4. Examine safety and security measures — I remember Noa once said, “I like this school Mommy because it has Kuya Guard (security guard).” It was a surprising remark coming from my 3-year-old to consider about her own safety while in preschool. My husband and I place so much value into a preschool who knows how to observe good security protocols (since you all know that my husband works around security a lot). We can ask the preschool about their policy on child release, drop-off-pick-up, occasional accidents, and sick kids. Determine if the teachers and staff are trained and experienced enough to handle emergencies and the methods that the school employs in times of emergencies (fire drill, earthquake drill).
  5. Inquire about practical matters — Know the schedule of classes like the time and duration and whether or not we have the option to choose morning or afternoon class. Also consider the preschool’s accessibility. The preschool’s location and proximity to our homes or work is very important in case we need to be with our child right away. At the core of this practical matter is of course the cost of our investment in our child’s education, miscellaneous expenses, uniform, books, field trips, etc. and decide whether it’s within our family budget.

Here are some of the questions that we could ask ourselves and the preschool:

Questions to ask the Preschool:

  • What program or curriculum do the teachers use?
  • How are the children assessed?
  • How large are the classes, and what is the student-teacher ratio?
  • What are the regular classroom activities?
  • How much time do students spend filling out worksheets?
  • Are there active play opportunities to develop gross or fine motor skills?
  • How do parents get involved in the school?
  • How is information communicated to parents?
  • At what point do you notify the parents in case of emergency or disciplinary issues?
  • How safe is your school?
  • What is the procedure in case of an emergency?
  • How much is the tuition rate for my __ year-old son/daughter?
  • Is the tuition due weekly, monthly, annually?
  • What other expenses will be incurred in addition to tuition throughout the school year?
  • Do you have a summer program that my child could participate in?
  • Who assists or takes care of the child when he or she wants to pee or poop while in preschool?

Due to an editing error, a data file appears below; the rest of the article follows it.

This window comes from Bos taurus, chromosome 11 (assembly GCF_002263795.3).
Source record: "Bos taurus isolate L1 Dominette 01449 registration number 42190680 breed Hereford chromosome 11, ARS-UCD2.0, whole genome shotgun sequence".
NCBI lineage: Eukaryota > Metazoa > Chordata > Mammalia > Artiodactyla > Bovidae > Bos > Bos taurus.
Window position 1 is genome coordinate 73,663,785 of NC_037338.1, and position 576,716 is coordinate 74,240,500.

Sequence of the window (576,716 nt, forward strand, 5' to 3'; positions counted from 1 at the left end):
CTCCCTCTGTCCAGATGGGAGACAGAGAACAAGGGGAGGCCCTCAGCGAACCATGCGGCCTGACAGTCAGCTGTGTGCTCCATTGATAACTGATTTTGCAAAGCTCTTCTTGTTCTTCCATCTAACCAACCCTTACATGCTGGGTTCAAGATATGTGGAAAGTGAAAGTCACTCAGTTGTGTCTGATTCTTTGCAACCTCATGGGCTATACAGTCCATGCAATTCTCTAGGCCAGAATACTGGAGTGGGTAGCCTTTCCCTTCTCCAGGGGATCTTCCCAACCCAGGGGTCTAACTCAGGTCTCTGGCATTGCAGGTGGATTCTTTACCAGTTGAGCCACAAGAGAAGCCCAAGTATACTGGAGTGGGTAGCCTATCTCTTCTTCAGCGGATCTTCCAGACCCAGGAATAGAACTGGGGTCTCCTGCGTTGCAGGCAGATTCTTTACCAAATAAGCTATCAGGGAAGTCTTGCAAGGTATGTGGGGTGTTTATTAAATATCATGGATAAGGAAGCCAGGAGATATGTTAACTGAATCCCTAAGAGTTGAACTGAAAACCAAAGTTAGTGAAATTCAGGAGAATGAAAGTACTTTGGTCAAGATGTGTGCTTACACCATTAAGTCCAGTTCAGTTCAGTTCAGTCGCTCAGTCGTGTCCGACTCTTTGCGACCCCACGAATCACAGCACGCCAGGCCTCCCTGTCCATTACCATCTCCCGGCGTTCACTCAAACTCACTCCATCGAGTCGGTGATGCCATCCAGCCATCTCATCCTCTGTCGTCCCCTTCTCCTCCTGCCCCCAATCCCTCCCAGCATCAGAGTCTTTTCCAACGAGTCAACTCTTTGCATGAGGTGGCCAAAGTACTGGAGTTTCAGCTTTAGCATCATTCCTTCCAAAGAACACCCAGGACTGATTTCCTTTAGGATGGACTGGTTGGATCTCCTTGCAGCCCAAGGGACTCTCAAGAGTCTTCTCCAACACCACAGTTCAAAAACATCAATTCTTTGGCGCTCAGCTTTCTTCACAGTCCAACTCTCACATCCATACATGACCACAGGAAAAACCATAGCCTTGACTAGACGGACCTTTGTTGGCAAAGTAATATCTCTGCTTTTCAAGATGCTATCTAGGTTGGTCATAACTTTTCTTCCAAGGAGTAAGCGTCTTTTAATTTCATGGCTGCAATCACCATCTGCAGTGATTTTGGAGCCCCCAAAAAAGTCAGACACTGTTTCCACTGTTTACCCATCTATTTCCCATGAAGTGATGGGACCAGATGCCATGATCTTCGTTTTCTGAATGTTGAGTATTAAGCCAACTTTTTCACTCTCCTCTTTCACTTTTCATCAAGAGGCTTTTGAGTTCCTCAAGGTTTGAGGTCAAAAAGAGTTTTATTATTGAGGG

Questions to ask yourself after the school visit:

  • Are the children happy?
  • Do the teachers seem to know and like what they are doing?
  • Do the teachers handle the children in a kind, happy, caring manner?
  • Is the preschool clean? (work space, playground, bathroom, etc.)
  • Does the school seem safe? Do they have complete security and safety equipment? (first-aid kit, fence around the playground, locked doors, etc.)?
  • Will my child be happy in this school?
  • How do I feel about the preschool’s distance from our home?


Our quest of finding the most appropriate preschool for Noa is not over yet. I still have a few preschools in mind to visit but since I am armed with these guidelines, I am capable of arriving at an informed decision where to send Noa for preschool.

Do you still have some ideas that you wish to add that you think is equally important to consider when choosing the best preschool for our children? ♥



Glaiza is a Filipino Home & Lifestyle Blogger, Proud Mom & Military Wife. She believes that a happy and informed family life is both a choice and responsibility. Motherhood is a blessing, and best traveled by sharing and inspiring others. ♥


Callum Palmer

I really like a lot of the questions that the article includes for parents to ask. In fact, the question about emergency procedures is especially important. After all, you will want to make sure that your child is well protected while they’re away at school.


Anna Picket

Visiting a preschool before you enroll the child there is a must in my book. While I don’t have kids ready to go to preschool yet, it’s coming faster than I’ll probably be ready. I’ll want to get a feel of the place before I’d feel comfortable leaving my child there.


shaun easton

Thanks for posting about finding a preschool! My brother has been trying to put his little girl in a preschool and he’s having trouble choosing one. I like the idea about a real time visit to be able to see the teacher/student ratio and structure. Thanks again these tips really helped!